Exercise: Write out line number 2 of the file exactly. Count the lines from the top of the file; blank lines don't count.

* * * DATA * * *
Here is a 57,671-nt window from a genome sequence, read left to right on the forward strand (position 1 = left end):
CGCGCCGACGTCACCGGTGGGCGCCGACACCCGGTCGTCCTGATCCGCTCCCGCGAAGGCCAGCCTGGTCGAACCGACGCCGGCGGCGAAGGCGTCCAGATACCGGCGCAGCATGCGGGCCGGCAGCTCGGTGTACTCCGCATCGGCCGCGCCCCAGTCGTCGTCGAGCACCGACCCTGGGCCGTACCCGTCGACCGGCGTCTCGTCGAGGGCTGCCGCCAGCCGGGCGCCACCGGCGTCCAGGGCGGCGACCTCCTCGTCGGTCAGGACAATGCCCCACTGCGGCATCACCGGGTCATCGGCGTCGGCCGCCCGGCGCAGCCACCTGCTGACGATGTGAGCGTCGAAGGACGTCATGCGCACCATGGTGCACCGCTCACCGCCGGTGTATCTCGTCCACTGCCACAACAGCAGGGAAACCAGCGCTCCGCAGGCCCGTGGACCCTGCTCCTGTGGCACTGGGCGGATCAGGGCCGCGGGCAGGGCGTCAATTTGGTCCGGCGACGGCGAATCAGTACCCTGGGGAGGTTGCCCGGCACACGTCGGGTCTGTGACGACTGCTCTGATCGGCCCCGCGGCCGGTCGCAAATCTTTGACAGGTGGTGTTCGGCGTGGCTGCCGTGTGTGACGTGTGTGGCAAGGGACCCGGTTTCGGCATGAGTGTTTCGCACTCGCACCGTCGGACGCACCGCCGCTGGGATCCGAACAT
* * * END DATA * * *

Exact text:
CGCGCCGACGTCACCGGTGGGCGCCGACACCCGGTCGTCCTGATCCGCTCCCGCGAAGGCCAGCCTGGTCGAACCGACGCCGGCGGCGAAGGCGTCCAGATACCGGCGCAGCATGCGGGCCGGCAGCTCGGTGTACTCCGCATCGGCCGCGCCCCAGTCGTCGTCGAGCACCGACCCTGGGCCGTACCCGTCGACCGGCGTCTCGTCGAGGGCTGCCGCCAGCCGGGCGCCACCGGCGTCCAGGGCGGCGACCTCCTCGTCGGTCAGGACAATGCCCCACTGCGGCATCACCGGGTCATCGGCGTCGGCCGCCCGGCGCAGCCACCTGCTGACGATGTGAGCGTCGAAGGACGTCATGCGCACCATGGTGCACCGCTCACCGCCGGTGTATCTCGTCCACTGCCACAACAGCAGGGAAACCAGCGCTCCGCAGGCCCGTGGACCCTGCTCCTGTGGCACTGGGCGGATCAGGGCCGCGGGCAGGGCGTCAATTTGGTCCGGCGACGGCGAATCAGTACCCTGGGGAGGTTGCCCGGCACACGTCGGGTCTGTGACGACTGCTCTGATCGGCCCCGCGGCCGGTCGCAAATCTTTGACAGGTGGTGTTCGGCGTGGCTGCCGTGTGTGACGTGTGTGGCAAGGGACCCGGTTTCGGCATGAGTGTTTCGCACTCGCACCGTCGGACGCACCGCCGCTGGGATCCGAACAT